Among the tallest towers completed in 2013 are, from left, the J.W. Marriott Marquis Hotel Dubai, in the United Arab Emirates (UAE); Mercury City Tower, in Moscow; Modern Media Center, in Changzhou, China; Al Yaqoub Tower, in Dubai; The Landmark, in Abu Dhabi, UAE; Deji Plaza, in Nanjing, China; and Cayan Tower, in Dubai. © CTBUH
A new report shows that more tall buildings were completed in 2013 compared to 2012, indicating a return of the upward trend in skyscraper construction.
February 4, 2014—A new report shows that more tall buildings were constructed worldwide in 2013 than in 2012, indicating that the decrease in year-to-year tall building completions in 2012 was likely an anomaly and tall-building construction is once again on an upward trend. In fact, 2013 was the second-most successful year ever for the completion of buildings 200 m or taller, according to the report.
The Council on Tall Buildings and Urban Habitat (CTBUH) released its Year in Review: Tall Trends of 2013 on January 16. According to the report, 73 buildings measuring 200 m or taller were completed around the world in 2013—a nearly 6 percent increase compared with 2012, when 69 such buildings were completed. The report also states that the decrease in tall-building completions in 2012, compared to a record 81 completions in 2011, likely occurred as the result of the residual effects of the 2008 global financial crisis, and the 2013 increase in the completion of tall buildings marks a return to the general upward trend in tall-building construction that has been prevalent throughout the past decade.
“If you look at every year since 2006, every year has usurped the last in terms of completions,” said Daniel Safarik, a staff editor and coauthor of the report for the CTBUH, in response to written questions posed by Civil Engineering online. “[The year] 2012 was the only ‘dip,’ and 2013 represents a recovery from that dip.” Safarik added that tall-building completions likely decreased in 2012 compared to 2011 because many projects were canceled or delayed as a result of the financial crisis. “We interpret 2013 as a modest recovery from 2012 (and a reflection of postrecessionary financing and design cycles) that has not quite caught up with the previously established [upward] pace,” he said.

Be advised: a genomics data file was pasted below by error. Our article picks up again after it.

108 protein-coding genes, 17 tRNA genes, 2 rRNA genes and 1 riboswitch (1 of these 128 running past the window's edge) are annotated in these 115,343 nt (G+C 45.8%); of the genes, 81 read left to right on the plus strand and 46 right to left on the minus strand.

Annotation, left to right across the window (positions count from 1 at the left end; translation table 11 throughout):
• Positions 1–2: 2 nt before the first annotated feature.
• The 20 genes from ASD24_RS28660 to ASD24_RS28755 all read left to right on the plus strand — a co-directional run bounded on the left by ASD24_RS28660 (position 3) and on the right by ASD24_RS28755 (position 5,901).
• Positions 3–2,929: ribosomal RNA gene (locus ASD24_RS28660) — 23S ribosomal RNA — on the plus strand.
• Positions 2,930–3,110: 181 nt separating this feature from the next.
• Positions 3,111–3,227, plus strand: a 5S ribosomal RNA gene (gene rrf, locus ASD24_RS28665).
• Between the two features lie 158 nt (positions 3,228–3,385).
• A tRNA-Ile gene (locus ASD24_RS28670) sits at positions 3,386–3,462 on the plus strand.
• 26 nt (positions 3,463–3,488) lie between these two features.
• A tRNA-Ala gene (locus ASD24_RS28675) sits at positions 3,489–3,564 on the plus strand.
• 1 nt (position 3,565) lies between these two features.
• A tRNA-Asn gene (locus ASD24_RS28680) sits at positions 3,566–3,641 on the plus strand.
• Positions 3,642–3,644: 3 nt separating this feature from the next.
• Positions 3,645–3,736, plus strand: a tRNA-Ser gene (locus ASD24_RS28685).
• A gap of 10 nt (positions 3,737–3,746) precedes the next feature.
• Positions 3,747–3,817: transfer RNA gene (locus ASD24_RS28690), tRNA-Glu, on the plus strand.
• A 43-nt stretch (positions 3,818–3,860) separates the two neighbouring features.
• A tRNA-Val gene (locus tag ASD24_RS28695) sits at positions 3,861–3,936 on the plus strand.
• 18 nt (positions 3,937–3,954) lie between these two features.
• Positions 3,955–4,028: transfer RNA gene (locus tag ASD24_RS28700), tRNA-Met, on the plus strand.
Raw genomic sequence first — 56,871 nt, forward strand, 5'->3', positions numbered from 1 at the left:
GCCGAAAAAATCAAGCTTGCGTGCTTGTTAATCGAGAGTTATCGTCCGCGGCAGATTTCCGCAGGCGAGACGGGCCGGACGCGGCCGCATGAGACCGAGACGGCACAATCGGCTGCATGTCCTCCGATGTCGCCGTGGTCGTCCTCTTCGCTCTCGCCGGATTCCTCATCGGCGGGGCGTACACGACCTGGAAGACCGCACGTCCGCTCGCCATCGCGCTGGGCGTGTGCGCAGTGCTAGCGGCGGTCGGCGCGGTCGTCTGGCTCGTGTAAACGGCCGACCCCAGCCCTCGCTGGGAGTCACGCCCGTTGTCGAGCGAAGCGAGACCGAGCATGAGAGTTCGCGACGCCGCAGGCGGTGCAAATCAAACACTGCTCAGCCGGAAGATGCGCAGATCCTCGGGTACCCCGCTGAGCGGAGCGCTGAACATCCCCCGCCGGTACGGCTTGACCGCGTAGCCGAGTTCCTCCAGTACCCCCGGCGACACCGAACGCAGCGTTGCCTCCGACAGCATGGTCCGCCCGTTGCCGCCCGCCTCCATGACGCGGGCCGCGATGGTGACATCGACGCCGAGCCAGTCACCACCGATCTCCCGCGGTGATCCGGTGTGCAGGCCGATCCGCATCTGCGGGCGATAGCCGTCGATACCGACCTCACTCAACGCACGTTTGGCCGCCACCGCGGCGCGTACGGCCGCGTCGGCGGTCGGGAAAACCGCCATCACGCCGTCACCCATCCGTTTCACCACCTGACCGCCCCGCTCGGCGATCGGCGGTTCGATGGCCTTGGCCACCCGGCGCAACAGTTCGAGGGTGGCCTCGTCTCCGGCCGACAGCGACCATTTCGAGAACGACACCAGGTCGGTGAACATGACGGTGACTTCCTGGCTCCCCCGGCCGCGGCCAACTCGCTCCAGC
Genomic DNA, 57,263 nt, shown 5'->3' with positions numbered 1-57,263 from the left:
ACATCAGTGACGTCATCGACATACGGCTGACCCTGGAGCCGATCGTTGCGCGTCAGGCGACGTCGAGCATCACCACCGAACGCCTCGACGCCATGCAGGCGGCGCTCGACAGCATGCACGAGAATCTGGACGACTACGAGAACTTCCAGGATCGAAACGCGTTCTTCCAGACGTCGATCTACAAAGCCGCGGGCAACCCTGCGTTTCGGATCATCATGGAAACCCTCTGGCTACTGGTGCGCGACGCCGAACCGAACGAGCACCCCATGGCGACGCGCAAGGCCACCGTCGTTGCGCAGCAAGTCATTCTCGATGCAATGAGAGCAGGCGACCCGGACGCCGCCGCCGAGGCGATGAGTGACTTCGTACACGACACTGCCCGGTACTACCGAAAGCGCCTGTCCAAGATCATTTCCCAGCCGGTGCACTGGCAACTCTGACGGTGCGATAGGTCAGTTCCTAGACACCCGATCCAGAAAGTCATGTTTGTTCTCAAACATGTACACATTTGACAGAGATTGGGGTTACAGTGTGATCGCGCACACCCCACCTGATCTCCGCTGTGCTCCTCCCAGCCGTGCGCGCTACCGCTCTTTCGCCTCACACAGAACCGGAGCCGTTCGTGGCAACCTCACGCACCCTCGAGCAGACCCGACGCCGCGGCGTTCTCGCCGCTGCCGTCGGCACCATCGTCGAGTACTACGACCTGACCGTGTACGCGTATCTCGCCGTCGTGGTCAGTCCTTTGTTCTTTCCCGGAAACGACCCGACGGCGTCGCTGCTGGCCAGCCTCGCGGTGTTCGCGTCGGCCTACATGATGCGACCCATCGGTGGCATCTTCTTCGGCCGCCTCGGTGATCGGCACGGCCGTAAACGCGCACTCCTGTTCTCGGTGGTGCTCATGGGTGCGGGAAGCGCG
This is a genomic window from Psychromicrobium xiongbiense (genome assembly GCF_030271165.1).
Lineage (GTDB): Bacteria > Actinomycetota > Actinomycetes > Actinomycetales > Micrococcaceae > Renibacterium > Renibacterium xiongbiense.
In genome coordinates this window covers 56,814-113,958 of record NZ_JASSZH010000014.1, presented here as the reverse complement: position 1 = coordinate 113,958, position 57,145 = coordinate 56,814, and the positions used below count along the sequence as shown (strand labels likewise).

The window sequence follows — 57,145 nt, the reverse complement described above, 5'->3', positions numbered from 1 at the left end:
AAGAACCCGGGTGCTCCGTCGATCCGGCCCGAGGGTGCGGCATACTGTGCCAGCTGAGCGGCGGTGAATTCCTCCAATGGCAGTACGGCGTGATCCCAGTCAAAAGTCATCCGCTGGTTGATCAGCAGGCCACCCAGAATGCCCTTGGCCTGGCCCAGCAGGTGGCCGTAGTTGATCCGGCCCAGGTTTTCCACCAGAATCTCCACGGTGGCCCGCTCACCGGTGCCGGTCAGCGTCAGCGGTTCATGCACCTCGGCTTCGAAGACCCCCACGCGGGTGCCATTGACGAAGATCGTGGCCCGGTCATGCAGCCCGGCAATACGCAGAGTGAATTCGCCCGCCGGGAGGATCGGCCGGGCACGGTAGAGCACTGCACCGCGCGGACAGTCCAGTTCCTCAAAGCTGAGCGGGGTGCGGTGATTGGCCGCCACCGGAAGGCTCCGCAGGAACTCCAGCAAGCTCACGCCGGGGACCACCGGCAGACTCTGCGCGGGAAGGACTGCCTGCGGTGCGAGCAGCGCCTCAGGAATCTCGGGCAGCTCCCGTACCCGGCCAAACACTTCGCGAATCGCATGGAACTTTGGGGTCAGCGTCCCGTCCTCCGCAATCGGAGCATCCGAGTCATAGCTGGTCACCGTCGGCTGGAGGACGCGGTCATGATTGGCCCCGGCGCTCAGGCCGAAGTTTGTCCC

The total height of the 73 tall buildings completed worldwide in 2013 was 17,662 m—a ranking that is second only to 2011, when the total sum of completed tall buildings was 21,642 m, the report says. A dozen of the buildings completed in 2013 were added to the list of the 100 Tallest Buildings in the World, and for the fourth year in a row, nine of the buildings completed were among the so-called “supertalls”—buildings measuring 300 m or more—bringing the total number of supertalls in existence to 77. Furthermore, for the second consecutive year, three of the five tallest buildings completed are in the United Arab Emirates (UAE)—the tallest being the 355 m JW Marriott Marquis Hotel Dubai Tower 2 in Dubai, the report says.
Asia dominated the industry by constructing 53 tall buildings—or 74 percent of all such buildings completed in 2013. That’s a 51.4 percent increase compared to the pervious year, when Asia completed 35 tall buildings—or 53 percent of all 200 m or more buildings constructed that year, the report says. China led Asia by completing 37 tall buildings in 2013, followed by South Korea with nine completions—eight of which were constructed in the city of Goyang as part of a single complex known as Tanhyun Doosan. “Goyang, a city of 1.5 million near Seoul, is now on the world skyscraper map in the same way that so many Chinese cities have entered the world’s consciousness over the past dozen years,” the report says. Asia now claims 45 percent of the buildings on the 100 Tallest Buildings in the World list.